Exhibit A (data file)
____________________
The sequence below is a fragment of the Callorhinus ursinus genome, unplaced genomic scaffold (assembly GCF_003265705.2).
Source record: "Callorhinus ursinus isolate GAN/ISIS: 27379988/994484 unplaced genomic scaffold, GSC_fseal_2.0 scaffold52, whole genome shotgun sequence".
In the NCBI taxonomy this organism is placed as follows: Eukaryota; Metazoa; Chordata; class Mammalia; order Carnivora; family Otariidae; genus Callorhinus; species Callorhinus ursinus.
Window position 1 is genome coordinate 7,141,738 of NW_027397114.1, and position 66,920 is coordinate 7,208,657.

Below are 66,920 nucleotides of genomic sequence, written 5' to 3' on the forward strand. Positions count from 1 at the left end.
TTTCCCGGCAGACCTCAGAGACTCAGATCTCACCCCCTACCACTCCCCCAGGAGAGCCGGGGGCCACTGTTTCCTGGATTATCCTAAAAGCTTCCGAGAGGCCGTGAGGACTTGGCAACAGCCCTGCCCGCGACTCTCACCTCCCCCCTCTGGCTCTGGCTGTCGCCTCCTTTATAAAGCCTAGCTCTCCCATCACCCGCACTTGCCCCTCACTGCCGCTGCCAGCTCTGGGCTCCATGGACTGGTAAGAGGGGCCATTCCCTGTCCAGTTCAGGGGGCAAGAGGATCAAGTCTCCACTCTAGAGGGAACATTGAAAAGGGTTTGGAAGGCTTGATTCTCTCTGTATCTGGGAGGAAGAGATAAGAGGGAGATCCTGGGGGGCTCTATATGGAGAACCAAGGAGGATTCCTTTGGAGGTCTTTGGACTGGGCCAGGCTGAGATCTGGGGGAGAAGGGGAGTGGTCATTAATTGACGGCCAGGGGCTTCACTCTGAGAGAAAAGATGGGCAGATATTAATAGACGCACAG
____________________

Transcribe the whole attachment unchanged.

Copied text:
The sequence below is a fragment of the Callorhinus ursinus genome, unplaced genomic scaffold (assembly GCF_003265705.2).
Source record: "Callorhinus ursinus isolate GAN/ISIS: 27379988/994484 unplaced genomic scaffold, GSC_fseal_2.0 scaffold52, whole genome shotgun sequence".
In the NCBI taxonomy this organism is placed as follows: Eukaryota; Metazoa; Chordata; class Mammalia; order Carnivora; family Otariidae; genus Callorhinus; species Callorhinus ursinus.
Window position 1 is genome coordinate 7,141,738 of NW_027397114.1, and position 66,920 is coordinate 7,208,657.

Below are 66,920 nucleotides of genomic sequence, written 5' to 3' on the forward strand. Positions count from 1 at the left end.
TTTCCCGGCAGACCTCAGAGACTCAGATCTCACCCCCTACCACTCCCCCAGGAGAGCCGGGGGCCACTGTTTCCTGGATTATCCTAAAAGCTTCCGAGAGGCCGTGAGGACTTGGCAACAGCCCTGCCCGCGACTCTCACCTCCCCCCTCTGGCTCTGGCTGTCGCCTCCTTTATAAAGCCTAGCTCTCCCATCACCCGCACTTGCCCCTCACTGCCGCTGCCAGCTCTGGGCTCCATGGACTGGTAAGAGGGGCCATTCCCTGTCCAGTTCAGGGGGCAAGAGGATCAAGTCTCCACTCTAGAGGGAACATTGAAAAGGGTTTGGAAGGCTTGATTCTCTCTGTATCTGGGAGGAAGAGATAAGAGGGAGATCCTGGGGGGCTCTATATGGAGAACCAAGGAGGATTCCTTTGGAGGTCTTTGGACTGGGCCAGGCTGAGATCTGGGGGAGAAGGGGAGTGGTCATTAATTGACGGCCAGGGGCTTCACTCTGAGAGAAAAGATGGGCAGATATTAATAGACGCACAG